The value to me of scriptures, is that they can validate my own experience, for it is my own experience which has to be primary. But it needs supporting, otherwise if I just rely on experience alone I can spin off all over the place. I support and validate my experience by, among other things: my intellect or reasoning; my behavior (if I treat myself and others better as a result of my experience, then that is a validation); and scriptures or writings that seem to make sense. Taking scriptures as primary to experience is, I think, a false position, leading to religion and dogma, where you believe because you are told to or because it is written, rather than from your own insight.
The scriptures that I have found most useful in validating my experiences are part of the Buddhist Scriptures - the Pali Canon Suttas, or Suttapitaka ('basket of suttas'), to be precise.
Supposedly, three months after the Buddha's death, many of his foremost disciples met and agreed on what the Buddha had actually said. These came to be known as the 'sutras' or 'suttas', and are a collection of talks given by the Buddha and some of his close disciples. They are called the Pali Canon Suttas, or Suttapitaka, (they were written in the Pali language, a derivative of Sanskrit) and they are the Buddhist scriptures which, as I say, I find most meaningful and helpful.
In succeeding years and centuries there were other councils, and this body of work was added to and amended a little. It was passed on by word of mouth, and finally written down in Sri Lanka by the fourth council in 10 BCE, about 500 years after the Buddha's death. Reciting and memorising are in fact a very accurate way of passing on exact information, even over centuries. So if the original council did in fact meet soon after the Buddha's death, and was composed of people who had spent a lot of time with the Buddha, and understood his message, then I think it likely that the Pali Canon Suttas contain a fair approximation to what the Buddha probably said; which, in spite of the three conditionals, is as good as you can get after 2500 years.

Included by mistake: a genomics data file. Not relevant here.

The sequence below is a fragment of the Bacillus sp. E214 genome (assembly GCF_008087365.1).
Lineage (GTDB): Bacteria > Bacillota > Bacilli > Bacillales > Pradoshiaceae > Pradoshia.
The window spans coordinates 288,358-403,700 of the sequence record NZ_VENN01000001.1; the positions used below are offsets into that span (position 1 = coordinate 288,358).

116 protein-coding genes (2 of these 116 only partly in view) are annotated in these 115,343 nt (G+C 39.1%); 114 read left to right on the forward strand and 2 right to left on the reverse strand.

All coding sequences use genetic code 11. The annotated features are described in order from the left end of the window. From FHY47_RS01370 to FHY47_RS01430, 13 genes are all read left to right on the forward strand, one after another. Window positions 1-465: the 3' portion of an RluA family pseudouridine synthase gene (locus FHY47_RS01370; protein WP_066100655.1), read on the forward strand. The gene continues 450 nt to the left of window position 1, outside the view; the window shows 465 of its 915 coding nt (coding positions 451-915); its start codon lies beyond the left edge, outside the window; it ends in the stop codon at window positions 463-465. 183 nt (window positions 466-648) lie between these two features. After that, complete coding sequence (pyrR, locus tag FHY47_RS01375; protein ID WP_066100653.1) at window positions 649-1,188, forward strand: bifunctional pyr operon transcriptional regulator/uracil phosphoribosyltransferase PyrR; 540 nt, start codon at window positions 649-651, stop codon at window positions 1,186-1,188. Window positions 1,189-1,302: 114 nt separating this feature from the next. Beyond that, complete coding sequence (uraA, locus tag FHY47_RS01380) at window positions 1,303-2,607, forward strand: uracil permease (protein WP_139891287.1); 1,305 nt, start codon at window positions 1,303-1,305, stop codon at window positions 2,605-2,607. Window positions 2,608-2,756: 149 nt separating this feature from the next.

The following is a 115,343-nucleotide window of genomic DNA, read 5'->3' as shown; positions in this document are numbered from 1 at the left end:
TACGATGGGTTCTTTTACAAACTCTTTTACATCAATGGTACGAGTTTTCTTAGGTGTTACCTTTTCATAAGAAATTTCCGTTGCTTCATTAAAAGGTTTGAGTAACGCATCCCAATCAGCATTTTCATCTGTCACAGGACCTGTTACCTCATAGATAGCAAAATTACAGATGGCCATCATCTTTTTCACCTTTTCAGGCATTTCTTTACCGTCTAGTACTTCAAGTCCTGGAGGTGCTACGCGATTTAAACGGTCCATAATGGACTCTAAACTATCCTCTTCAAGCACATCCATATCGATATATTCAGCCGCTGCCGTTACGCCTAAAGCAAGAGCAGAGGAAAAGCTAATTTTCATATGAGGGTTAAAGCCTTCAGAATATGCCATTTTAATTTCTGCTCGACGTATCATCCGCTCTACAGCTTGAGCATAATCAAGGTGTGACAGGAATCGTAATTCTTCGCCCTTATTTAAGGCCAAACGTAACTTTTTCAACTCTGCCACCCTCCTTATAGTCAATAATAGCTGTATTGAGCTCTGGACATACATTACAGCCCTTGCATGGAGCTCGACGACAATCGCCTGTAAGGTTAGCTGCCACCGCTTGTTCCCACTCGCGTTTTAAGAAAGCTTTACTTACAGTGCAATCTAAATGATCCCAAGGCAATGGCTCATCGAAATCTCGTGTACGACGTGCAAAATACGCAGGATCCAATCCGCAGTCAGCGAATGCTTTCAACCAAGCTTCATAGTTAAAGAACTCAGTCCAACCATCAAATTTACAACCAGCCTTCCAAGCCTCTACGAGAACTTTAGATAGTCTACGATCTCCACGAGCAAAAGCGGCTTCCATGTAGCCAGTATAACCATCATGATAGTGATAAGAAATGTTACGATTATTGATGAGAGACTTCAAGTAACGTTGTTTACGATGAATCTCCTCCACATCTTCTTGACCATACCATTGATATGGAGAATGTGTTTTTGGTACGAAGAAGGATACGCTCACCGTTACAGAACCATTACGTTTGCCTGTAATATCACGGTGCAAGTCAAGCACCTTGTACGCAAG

Apart from the Suttas, the Pali Canon contains two other divisions (traditionally called 'baskets'; in fact the Pali Canon is known as the 'Tipitaka', the three baskets, as they were first written down on palm leaves and placed in three baskets) - the Vinaya and the Abhidhamma. The Vinaya is the collection of rules governing the monastic way of life that the Buddha set up, which does not interest me that much. The Abhidhamma is an attempt to systematise the Buddha's teaching, and although scholars differ, it is generally held to have been composed some 200 years after the Buddha, and so what I write below about the Commentaries applies to it as well.
What are often loosely called 'The Commentaries' are basically the writings of anyone who was not alive at the time of the Buddha. I personally do not find the commentaries helpful; there is no doubt some are inspired writings, but most seem to me to be the work of scholars, organisers and annotators - not meditators writing from their own experience. Much that is written in the Commentaries directly contradicts the Pali Canon Suttas (for instance, the descriptions of jhana), and much muddies the waters considerably. Some Commentary is enlightening of course, but I find I have to wade through so much that is irrelevant to get to anything interesting that it is not worth it. And since the Pali Canon Suttas themselves are long (the whole Pali Canon is about 11 times the length of the Bible), they alone contain more than enough to keep me happy.
There are very many translations and digests of the Pali Canon Suttas. Many are good; the best in my opinion are the translations of Thanissaro Bhikkhu, who is both a fine Pali scholar and to my mind has grasped the heart of the meditation the Buddha taught, a rare combination. His book Wings To Awakening is the best distillation of the Pali Canon Suttas I have found. The printed book can be obtained free from the BCBS.